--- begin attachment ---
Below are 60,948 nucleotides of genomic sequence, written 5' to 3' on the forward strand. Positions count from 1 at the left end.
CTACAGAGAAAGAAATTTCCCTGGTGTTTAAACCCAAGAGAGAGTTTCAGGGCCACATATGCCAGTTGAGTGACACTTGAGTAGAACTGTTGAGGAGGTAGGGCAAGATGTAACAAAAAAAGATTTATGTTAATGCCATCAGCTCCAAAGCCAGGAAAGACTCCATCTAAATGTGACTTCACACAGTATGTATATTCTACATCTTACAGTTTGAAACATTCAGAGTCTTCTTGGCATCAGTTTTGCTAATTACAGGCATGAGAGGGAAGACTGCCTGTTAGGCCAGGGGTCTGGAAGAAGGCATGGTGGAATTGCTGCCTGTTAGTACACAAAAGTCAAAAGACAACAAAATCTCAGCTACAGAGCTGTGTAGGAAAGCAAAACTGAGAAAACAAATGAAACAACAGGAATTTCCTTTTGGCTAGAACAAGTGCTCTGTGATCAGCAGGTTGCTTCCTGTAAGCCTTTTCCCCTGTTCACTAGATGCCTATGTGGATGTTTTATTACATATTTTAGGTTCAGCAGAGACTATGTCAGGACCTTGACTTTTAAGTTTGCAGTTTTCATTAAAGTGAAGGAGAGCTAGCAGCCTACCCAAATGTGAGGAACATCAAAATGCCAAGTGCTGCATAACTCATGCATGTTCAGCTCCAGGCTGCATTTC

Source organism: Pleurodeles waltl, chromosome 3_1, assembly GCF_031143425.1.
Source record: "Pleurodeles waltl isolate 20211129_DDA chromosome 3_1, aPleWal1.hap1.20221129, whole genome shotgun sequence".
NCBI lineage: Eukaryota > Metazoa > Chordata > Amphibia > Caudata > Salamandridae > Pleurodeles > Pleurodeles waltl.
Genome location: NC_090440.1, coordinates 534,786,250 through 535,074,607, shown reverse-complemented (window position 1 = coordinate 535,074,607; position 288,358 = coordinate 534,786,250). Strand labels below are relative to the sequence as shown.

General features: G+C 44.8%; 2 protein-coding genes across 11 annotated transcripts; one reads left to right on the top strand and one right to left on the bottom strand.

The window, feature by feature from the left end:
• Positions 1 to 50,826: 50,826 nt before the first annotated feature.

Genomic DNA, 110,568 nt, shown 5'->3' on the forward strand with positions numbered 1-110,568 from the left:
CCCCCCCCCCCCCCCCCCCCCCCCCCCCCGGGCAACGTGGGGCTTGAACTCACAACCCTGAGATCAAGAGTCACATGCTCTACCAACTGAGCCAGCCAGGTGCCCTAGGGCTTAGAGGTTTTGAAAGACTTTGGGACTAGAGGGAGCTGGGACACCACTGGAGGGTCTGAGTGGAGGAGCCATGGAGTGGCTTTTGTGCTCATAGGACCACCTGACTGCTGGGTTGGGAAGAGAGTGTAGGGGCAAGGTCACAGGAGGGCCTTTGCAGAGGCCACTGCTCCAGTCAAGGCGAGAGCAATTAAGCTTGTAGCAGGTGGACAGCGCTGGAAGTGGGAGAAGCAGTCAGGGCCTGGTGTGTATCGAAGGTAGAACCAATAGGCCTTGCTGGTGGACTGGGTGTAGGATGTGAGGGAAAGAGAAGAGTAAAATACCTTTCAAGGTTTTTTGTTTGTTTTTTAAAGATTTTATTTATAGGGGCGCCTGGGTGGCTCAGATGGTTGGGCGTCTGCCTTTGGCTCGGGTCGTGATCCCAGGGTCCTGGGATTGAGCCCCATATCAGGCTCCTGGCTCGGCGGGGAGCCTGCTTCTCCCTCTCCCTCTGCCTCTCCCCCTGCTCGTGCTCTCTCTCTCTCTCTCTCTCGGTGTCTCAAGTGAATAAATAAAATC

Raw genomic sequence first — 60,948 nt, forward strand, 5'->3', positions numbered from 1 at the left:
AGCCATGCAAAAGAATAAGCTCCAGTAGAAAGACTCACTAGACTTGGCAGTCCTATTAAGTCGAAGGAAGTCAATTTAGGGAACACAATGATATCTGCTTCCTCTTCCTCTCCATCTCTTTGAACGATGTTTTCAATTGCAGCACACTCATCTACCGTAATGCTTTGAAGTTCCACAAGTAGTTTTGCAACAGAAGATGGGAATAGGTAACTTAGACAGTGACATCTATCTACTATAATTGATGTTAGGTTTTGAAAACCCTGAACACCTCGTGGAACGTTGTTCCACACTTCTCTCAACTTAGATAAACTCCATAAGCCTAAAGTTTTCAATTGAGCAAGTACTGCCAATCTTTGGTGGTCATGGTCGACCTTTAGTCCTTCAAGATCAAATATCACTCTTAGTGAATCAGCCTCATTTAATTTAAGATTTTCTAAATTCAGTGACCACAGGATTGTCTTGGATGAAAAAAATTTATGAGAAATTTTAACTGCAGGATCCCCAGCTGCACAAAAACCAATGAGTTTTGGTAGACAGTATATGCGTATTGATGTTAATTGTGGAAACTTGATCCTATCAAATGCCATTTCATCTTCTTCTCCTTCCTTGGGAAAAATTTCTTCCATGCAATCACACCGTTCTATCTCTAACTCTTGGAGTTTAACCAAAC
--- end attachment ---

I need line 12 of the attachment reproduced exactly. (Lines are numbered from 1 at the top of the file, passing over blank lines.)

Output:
Raw genomic sequence first — 60,948 nt, forward strand, 5'->3', positions numbered from 1 at the left: